Meditation enables us to respond better to stressful situations. Studies have demonstrated that meditation training decreased activity in the amygdala, the part of the brain that is responsible for our ‘fight or flight’ reactions to events.  It seems that there are long-term effects in reducing the intensity of stress amongst long-term meditators. As noted in Daniel Goleman and Richard Davidson’s book Altered Traits,

These changes are trait-like: They appear not simply during the explicit instruction to perceive the stressful stimuli mindfully, but even in the ‘baseline’ state” for longer-term meditators, which supports the possibility that mindfulness changes our ability to handle stress in a better, more sustainable way.”

2. Improved Attention

The practice of mindfulness meditation requires an individual to be conscious of their wandering thoughts and to continue to bring their attention back to their breath. Thus, it is reasonable to expect that this would improve one’s ability to focus. Evidence has supported this claim.  

In one longitudinal study published in Springer’s Journal of Cognitive Enhancement, researchers evaluated the attention span of individuals before and after they attended a 3-month meditation retreat. They found that after the retreat meditators were able to perform better on tasks related to focus and sustaining attention.  After reassessing these participants 7 years after the retreat, many of the mental improvements were sustained amongst the participants. [1] 

3. May reduce psychological bias 

Humans are fraught with cognitive biases that distort our interpretation of reality. We have a tendency to jump to conclusions in instances where we have little evidence to support our beliefs. As Daniel Kahneman notes in his book Thinking Fast and Slow,  

The confidence that individuals have in their beliefs depends mostly upon the quality of the story they can tell about what they see even if they see little. We often fail to allow for the possibility that evidence should be critical to our judgement is missing – what we see is all there is.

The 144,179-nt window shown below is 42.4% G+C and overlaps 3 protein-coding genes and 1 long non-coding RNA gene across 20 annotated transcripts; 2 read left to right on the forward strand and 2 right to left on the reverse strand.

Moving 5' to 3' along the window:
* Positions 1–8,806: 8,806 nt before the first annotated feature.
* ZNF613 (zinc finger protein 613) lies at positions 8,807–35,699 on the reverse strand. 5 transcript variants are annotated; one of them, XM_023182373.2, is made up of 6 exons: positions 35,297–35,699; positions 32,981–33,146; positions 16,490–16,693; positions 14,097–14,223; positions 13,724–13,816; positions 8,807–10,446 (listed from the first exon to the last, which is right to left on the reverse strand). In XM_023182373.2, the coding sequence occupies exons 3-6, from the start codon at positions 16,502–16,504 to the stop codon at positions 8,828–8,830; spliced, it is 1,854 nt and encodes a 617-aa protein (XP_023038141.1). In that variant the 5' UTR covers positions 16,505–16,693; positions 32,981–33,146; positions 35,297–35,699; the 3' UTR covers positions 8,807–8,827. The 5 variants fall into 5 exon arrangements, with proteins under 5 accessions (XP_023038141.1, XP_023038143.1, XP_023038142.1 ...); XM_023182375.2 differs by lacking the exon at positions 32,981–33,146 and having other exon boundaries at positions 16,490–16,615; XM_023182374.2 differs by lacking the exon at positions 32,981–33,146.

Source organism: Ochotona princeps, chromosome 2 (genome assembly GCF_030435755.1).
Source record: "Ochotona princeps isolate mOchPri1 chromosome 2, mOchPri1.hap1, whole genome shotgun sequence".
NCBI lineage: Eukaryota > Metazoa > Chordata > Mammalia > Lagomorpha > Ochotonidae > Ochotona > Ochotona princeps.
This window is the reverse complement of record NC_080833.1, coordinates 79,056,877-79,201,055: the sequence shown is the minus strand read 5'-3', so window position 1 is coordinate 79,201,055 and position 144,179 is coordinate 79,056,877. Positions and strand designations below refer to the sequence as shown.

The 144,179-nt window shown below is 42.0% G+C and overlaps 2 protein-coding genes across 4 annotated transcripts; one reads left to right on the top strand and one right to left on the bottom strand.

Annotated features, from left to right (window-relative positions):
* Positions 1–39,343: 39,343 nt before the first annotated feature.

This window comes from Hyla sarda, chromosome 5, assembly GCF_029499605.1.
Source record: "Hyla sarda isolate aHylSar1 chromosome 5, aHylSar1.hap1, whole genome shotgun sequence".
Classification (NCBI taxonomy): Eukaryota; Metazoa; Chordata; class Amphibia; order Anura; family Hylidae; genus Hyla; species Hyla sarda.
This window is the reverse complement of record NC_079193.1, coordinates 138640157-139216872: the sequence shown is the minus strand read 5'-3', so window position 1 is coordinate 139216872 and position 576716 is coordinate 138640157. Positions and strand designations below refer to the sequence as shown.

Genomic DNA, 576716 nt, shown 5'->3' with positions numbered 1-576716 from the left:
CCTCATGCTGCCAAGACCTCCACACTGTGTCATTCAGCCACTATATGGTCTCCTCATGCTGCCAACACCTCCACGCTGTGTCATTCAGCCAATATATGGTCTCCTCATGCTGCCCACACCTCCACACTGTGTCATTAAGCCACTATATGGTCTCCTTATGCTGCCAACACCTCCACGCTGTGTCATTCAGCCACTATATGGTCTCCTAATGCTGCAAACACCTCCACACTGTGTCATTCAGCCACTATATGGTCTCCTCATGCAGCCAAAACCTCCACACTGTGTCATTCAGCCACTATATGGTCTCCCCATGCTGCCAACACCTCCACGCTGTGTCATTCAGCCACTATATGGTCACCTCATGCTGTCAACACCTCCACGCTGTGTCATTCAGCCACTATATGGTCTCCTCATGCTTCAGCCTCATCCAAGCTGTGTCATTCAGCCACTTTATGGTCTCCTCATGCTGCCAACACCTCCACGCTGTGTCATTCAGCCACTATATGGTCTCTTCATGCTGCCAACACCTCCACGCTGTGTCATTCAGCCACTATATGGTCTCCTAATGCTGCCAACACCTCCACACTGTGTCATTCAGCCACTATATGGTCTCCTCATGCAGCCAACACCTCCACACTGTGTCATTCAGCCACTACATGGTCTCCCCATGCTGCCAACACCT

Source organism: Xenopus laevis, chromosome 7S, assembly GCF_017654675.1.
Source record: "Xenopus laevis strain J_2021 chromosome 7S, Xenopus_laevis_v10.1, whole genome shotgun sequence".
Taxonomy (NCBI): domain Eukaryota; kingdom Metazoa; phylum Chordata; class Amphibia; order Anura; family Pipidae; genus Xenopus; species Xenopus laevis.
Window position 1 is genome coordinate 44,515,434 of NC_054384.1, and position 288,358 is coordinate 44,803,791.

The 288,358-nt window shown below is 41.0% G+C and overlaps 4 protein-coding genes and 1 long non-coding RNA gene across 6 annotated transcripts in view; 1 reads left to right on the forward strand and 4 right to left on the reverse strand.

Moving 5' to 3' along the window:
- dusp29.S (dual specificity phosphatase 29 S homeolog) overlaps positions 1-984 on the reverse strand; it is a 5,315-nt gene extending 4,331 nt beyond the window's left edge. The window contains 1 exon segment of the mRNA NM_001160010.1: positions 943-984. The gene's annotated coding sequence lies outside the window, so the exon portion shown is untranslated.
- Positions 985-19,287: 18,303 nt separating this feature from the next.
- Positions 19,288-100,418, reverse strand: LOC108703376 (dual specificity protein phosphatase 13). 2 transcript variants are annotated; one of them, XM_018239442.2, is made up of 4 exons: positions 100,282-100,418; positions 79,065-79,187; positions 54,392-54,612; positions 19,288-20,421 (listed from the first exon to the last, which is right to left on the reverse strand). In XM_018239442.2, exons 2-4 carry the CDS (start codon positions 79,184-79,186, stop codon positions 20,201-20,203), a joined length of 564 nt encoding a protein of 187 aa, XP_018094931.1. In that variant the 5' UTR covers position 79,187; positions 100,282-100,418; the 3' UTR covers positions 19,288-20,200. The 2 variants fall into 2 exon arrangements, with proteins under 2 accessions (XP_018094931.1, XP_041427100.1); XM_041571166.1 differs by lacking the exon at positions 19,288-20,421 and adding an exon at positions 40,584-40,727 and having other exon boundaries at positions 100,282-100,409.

There is preliminary evidence that demonstrates that mindfulness reduces negativity bias which is our tendency to focus on negative events rather than positive even when they are equal in intensity. In one study, participants were shown images that induce positive (ie. babies) and negative emotions (ie. pain) while having their brains scanned. Participants who actively practiced mindfulness meditation were shown to be less reactive when they were shown negative images than participants who had no meditation practice.

Conclusion  

While research on mindfulness is still forthcoming, it is important to note that the practice is not a panacea for dealing with issues related to mental clarity and wellbeing. For those dealing with mental distress it can work as an aid in conjunction with other scientifically proven techniques.

From a personal perspective, I see the value of adopting a ‘mindfulness mindset’. That is, it enables us to view events from an objective perspective and refrain from jumping to conclusions or devising narratives to make sense of the unknown.  That is to say, it allows us to see reality how it really is.

Hope you enjoyed this article till next time,

AA


[1] Of note all participants in the study reported that they continued to meditate after the retreat to some degree.

Getting off the Hedonic Treadmill: Buddhism

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As humans we spend most of our lives in a state of perpetual craving and desire. We land a big promotion at work, but soon fantasize about continuing to move up the corporate ladder. We become consumed by discontent and dissatisfaction as we constantly compare our social standing to that of our peers.  Wealth, status and power are engrained in our cultural ethos. However, all these pursuits are elusive. The temporary pleasure that we receive from these aims quickly fades as we relentlessly try to fill the void.